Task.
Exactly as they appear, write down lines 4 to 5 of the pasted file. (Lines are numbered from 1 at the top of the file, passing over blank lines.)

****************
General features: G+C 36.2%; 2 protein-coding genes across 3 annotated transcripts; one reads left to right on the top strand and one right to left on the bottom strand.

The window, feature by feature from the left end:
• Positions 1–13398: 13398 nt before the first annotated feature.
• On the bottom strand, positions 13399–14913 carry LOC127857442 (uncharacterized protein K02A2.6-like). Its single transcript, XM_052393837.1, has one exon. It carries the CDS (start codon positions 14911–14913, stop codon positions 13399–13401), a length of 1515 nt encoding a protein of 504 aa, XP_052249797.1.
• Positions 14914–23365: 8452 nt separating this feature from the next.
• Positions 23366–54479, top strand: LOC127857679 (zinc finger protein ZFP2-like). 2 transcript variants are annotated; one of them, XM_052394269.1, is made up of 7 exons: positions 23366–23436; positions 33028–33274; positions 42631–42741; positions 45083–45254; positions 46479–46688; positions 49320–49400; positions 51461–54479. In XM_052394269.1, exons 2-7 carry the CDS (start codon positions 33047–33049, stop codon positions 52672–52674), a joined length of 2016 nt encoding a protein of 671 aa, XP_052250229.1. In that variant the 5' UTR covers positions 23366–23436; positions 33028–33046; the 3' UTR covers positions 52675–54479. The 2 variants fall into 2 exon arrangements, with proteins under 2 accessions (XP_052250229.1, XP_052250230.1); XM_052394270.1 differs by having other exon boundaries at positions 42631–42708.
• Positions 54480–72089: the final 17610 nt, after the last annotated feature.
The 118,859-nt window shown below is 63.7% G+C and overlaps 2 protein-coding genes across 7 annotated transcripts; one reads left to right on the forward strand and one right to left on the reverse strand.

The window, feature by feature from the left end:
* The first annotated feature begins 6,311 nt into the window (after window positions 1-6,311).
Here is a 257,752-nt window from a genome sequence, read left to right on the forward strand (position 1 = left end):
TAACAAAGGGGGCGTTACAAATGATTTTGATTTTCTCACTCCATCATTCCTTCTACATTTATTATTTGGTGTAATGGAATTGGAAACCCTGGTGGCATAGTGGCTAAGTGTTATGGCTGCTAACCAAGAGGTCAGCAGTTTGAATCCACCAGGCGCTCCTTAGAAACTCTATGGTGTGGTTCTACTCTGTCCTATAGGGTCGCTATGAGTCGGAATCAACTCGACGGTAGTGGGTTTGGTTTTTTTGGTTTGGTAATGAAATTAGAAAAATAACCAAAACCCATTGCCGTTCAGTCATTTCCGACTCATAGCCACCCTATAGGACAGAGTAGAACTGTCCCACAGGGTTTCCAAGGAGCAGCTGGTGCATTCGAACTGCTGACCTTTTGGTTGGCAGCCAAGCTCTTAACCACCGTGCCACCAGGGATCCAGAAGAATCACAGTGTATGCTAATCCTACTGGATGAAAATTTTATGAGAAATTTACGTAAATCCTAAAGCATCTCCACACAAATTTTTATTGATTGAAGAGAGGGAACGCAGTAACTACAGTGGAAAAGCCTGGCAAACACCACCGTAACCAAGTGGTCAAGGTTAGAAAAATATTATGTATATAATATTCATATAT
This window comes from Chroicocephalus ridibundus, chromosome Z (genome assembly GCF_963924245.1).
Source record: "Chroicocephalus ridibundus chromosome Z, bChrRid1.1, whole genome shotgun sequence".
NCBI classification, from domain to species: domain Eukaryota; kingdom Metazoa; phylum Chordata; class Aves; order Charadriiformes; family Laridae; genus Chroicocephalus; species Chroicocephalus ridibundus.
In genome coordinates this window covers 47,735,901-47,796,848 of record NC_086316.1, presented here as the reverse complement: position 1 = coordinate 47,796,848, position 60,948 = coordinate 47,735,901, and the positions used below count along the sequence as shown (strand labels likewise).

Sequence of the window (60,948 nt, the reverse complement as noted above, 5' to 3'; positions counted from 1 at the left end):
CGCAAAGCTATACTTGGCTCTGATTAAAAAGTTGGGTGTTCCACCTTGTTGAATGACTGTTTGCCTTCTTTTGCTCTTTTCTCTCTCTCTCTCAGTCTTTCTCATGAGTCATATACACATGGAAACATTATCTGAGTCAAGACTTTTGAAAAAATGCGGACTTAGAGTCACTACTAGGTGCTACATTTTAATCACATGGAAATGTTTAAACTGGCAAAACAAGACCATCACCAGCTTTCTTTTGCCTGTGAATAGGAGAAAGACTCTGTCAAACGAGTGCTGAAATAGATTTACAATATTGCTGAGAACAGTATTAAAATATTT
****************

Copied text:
• On the bottom strand, positions 13399–14913 carry LOC127857442 (uncharacterized protein K02A2.6-like). Its single transcript, XM_052393837.1, has one exon. It carries the CDS (start codon positions 14911–14913, stop codon positions 13399–13401), a length of 1515 nt encoding a protein of 504 aa, XP_052249797.1.
• Positions 14914–23365: 8452 nt separating this feature from the next.